OBERMEYER: We trained an algorithm that could predict if I tested a person with these advanced invasive tests like catheterization, would that test be positive? And using that prediction as a way to evaluate the doctor’s decision making process, what we found is that there’s a bunch of people that the doctors decide to test for heart attack because they’re worried enough about heart attack that it’s worth the risk and the cost and the inconvenience of these tests. About two-thirds of the time the algorithm said, don’t test this person. This person’s never gonna have a positive test. You’re just gonna spend a lot of money and you’re gonna be no further along than when you started. And when the algorithm said that the algorithm was right, and those people overwhelmingly went on to have negative tests, suggesting that the doctor’s just over testing. It’s an error. Now that’s not that surprising, I think, to most people who know anything about the healthcare system. Yeah, there’s a lot of overuse. The more surprising thing we found, is that there’s a bunch of high risk people that the algorithm says, boy, this person looks very risky, that the doctors were not testing.
After the break: why are doctors missing these high-risk patients?
OBERMEYER: We were able to use the artificial intelligence algorithm to try to get inside the head of the physician.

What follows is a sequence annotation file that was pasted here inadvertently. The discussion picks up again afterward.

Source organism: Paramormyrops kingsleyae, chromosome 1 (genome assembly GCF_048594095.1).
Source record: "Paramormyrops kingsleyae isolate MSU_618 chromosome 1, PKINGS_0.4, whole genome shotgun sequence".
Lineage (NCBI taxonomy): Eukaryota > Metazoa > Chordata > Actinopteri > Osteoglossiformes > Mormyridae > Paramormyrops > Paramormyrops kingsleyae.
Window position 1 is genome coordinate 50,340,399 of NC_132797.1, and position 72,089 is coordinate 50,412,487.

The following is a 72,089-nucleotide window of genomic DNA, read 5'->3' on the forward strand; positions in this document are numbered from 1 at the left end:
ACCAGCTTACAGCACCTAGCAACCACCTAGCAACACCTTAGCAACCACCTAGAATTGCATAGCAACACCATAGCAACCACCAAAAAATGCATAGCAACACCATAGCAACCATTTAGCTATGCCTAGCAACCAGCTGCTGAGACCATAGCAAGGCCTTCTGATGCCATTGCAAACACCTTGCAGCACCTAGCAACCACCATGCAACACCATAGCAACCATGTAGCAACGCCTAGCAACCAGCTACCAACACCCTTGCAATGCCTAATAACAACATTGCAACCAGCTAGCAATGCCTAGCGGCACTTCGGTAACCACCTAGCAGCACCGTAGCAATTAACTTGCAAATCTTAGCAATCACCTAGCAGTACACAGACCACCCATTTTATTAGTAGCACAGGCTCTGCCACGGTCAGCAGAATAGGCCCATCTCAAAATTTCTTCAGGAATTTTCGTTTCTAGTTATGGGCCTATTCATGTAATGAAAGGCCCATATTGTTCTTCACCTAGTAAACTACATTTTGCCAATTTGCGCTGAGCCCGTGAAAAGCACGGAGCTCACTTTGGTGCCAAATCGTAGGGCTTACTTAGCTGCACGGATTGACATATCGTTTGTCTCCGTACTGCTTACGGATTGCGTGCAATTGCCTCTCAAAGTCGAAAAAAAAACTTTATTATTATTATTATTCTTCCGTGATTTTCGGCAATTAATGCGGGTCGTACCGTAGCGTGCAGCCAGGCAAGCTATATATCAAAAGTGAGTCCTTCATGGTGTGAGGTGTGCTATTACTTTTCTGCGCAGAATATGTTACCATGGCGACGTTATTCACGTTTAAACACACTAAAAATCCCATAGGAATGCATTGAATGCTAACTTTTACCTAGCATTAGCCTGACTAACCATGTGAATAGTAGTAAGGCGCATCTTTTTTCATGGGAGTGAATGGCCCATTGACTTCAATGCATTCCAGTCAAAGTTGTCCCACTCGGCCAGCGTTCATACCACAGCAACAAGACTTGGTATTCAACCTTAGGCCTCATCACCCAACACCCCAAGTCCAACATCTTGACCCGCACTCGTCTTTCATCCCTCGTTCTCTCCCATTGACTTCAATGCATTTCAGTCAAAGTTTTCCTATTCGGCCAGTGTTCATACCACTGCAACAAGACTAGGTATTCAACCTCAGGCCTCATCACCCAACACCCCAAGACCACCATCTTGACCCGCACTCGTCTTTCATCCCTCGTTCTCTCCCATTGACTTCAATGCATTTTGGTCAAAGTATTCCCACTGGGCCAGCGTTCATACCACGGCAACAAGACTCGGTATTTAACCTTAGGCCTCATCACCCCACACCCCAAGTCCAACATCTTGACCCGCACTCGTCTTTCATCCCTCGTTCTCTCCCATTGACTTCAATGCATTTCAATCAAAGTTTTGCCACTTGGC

I’m Bapu Jena, and this is Freakonomics, M.D.
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OBERMEYER: Doctors are, testing these low-risk patients that they shouldn’t, they’re not testing these high-risk patients that they should. And the question is why.
In 2021, Dr. Ziad Obermeyer and the economist Sendhil Mullainathan trained an AI algorithm to evaluate the way emergency medicine physicians make decisions when they encounter a patient with heart attack symptoms. Their work was published in the Quarterly Journal of Economics. As Ziad told us just before the break, he and Sendhil weren’t surprised to find that doctors over-test patients that were at low-risk for a cardiac event. But they were surprised at how many high-risk patients they weren’t testing.